Irvine, Calif., June 29, 2016 – The long-lasting effects of El Niño are projected to cause an intense fire season in the Amazon, according to the 2016 seasonal forecast from scientists at NASA and the University of California, Irvine.
El Niño conditions in 2015 and early 2016 altered rainfall patterns around the world. In the Amazon, El Niño reduced rainfall during the wet season, leaving the region drier at the start of the 2016 dry season than any year since 2002, according to NASA satellite data.
“It’s the driest we’ve seen it at the onset of a fire season, and an important challenge now is to find ways to use this information to limit damages in coming months,” said Jim Randerson, Chancellor’s Professor of Earth system science at UCI. He developed the forecast methodology with UCI research scientist Yang Chen and colleagues at NASA Goddard Space Flight Center. “Just as El Nino is known to have an impact on precipitation in the western United States, it also affects the Amazon, but in that case it causes drier conditions.”
Wildfire risk for the dry-season months of July, August and September this year now exceeds the danger in 2005 and 2010, drought years when large areas of Amazon rainforest burned, said Doug Morton, NASA Earth scientist.
“Severe drought conditions at the start of the dry season set the stage for extreme fire risk in 2016 across the southern Amazon,” Morton said.
The forecast uses the relationship between climate and active burn detections from NASA satellites to predict fire season severity during the region’s dry season. Developed in 2011, the forecast model is focused particularly on the link between sea surface temperatures and fire activity. Warmer sea surface temperatures in the tropical Pacific (El Niño) and Atlantic oceans shift rainfall away from the Amazon region, increasing the risk of fires during dry season months.
The team also uses data on terrestrial water storage from a joint NASA/German mission to follow changes in groundwater during the dry season. Satellite measurements serve as a proxy for the dryness of soils and forests.
For 2016, El Niño-driven conditions are far drier than 2005 and 2010 – the last years when the region experienced drought. The team has also developed a web tool to track the evolution of the Amazon fire season in near real time. Estimated fire emissions from each forecast region are updated daily, based on the relationship between active detections – made by the Moderate resolution Imaging Spectroradiometer instrument on NASA’s Terra satellite – and fire emissions data from the Global Fire Emissions Database in previous years. So far, however, the region has seen more fires to date than those years, another indicator that aligns with the fire severity forecast.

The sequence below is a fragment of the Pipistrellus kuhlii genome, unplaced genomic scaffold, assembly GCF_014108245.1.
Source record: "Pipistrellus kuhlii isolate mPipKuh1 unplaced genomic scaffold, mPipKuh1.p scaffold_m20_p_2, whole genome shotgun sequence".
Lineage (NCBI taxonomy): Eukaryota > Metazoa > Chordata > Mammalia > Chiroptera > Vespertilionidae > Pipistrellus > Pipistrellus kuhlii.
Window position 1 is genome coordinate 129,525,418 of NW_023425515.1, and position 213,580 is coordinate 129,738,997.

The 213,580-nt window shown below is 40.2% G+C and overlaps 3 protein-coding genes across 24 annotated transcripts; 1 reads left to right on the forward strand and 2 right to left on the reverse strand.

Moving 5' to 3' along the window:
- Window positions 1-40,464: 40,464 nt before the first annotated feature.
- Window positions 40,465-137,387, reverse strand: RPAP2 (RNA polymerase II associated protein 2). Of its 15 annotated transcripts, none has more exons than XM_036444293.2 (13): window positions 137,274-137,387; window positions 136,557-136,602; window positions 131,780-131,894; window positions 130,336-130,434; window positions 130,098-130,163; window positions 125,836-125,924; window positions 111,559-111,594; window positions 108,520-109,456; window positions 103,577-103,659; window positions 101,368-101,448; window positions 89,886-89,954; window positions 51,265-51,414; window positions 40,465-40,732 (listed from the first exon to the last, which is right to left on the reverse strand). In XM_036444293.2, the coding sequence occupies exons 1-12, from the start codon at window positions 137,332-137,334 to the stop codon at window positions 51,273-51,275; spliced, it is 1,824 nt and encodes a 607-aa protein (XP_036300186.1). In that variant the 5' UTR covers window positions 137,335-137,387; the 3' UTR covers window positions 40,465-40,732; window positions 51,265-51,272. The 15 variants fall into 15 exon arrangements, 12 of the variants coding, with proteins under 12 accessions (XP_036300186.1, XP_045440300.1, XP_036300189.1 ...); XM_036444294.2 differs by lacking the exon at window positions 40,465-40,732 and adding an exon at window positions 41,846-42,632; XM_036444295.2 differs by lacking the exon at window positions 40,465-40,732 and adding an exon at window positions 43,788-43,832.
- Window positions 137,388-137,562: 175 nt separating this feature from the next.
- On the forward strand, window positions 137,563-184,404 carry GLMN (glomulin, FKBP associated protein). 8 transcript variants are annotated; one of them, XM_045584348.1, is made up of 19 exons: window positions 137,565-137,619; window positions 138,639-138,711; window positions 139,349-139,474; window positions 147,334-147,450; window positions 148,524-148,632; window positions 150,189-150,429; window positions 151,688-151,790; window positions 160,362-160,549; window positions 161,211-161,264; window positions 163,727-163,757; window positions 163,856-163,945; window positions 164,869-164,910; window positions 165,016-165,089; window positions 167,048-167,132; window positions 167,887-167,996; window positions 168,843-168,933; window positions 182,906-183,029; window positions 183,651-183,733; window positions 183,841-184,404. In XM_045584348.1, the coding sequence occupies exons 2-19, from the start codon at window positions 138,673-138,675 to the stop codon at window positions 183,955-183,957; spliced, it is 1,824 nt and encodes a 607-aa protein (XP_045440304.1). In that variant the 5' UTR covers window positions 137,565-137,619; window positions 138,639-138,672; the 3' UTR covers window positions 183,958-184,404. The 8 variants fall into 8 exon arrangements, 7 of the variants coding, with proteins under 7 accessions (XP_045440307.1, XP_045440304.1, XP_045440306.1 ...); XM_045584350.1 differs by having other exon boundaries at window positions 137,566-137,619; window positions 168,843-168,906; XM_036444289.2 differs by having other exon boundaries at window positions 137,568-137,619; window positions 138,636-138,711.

Fires in the Amazon have local, regional, and long-distance impacts. Agricultural fires that escape their intended boundaries can damage neighboring croplands and Amazon forests. Even slow-moving forest fires cause severe degradation, as the rainforest trees are not adapted to burns. Together, intentional fires for agricultural management, deforestation, and wildfires generate massive smoke plumes that degrade regional air quality, exacerbating problems with asthma and respiratory illness. Smoke eventually flows south and east over major urban centers in southern Brazil, including São Paulo and Rio de Janeiro, contributing to air quality concerns.
“When trees have less moisture to draw upon at the beginning of the dry season, they become more vulnerable to fire, and evaporate less water into the atmosphere,” said Randerson. “This puts millions of trees under stress and lowers humidity across the region, allowing fires to grow bigger than they normally would.”
While scientists have been working with South American officials to broadcast the results of the forecasts and increase awareness of fire risk, they also said that the work could lead to better wildfire forecasts in other regions of the world. The team recently identified nine regions outside the Amazon where fire season risk can also be forecast three to six months ahead of peak activity. It may be possible to build operational seasonal fire forecasts for much of Central America and for many countries in Southeast Asia, Randerson said.
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